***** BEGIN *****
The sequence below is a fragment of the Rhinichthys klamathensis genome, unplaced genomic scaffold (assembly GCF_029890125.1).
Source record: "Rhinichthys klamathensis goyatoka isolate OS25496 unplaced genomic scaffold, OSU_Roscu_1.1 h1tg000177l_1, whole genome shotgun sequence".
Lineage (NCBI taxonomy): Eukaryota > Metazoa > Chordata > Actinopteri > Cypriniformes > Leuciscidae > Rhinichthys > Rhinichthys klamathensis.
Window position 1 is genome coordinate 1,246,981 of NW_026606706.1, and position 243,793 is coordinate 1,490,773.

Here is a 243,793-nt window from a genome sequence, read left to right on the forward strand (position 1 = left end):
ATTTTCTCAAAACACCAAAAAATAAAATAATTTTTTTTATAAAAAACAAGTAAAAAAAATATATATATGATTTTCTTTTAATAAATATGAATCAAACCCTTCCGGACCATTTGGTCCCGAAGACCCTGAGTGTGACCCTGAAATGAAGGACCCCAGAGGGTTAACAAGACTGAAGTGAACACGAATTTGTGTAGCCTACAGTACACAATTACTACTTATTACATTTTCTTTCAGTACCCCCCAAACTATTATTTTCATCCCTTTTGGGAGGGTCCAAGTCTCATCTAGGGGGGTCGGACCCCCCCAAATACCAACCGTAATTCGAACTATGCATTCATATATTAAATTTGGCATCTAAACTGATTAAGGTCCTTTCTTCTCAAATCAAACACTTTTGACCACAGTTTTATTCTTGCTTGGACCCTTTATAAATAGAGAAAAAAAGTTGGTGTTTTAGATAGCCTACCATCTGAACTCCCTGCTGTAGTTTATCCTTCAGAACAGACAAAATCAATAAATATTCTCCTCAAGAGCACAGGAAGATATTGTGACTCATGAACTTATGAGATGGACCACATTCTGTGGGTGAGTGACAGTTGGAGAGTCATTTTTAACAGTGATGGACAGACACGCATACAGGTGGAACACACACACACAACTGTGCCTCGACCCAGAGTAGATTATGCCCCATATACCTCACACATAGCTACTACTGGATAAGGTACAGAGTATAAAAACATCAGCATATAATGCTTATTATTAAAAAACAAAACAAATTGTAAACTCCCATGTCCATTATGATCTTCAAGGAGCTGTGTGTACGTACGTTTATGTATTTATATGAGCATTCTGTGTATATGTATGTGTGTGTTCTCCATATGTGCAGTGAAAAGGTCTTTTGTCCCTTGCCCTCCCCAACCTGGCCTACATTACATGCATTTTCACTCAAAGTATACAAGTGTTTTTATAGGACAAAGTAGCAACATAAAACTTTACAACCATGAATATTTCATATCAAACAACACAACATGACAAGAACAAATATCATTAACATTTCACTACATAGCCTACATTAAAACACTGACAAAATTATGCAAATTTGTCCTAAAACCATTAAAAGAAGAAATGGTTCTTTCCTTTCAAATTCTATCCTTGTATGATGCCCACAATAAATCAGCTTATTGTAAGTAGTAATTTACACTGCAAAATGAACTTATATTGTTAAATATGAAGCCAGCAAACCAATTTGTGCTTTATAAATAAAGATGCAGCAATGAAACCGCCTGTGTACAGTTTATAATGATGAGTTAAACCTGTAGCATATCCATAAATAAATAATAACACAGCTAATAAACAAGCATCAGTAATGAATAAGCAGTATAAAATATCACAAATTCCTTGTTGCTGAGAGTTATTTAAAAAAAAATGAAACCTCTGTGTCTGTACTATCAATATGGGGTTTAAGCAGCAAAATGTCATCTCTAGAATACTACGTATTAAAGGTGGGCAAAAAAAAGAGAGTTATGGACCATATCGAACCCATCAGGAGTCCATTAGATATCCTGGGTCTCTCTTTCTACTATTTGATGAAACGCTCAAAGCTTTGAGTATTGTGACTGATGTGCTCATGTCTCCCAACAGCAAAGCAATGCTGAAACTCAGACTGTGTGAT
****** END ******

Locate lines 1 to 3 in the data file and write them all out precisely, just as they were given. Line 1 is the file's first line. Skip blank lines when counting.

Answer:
The sequence below is a fragment of the Rhinichthys klamathensis genome, unplaced genomic scaffold (assembly GCF_029890125.1).
Source record: "Rhinichthys klamathensis goyatoka isolate OS25496 unplaced genomic scaffold, OSU_Roscu_1.1 h1tg000177l_1, whole genome shotgun sequence".
Lineage (NCBI taxonomy): Eukaryota > Metazoa > Chordata > Actinopteri > Cypriniformes > Leuciscidae > Rhinichthys > Rhinichthys klamathensis.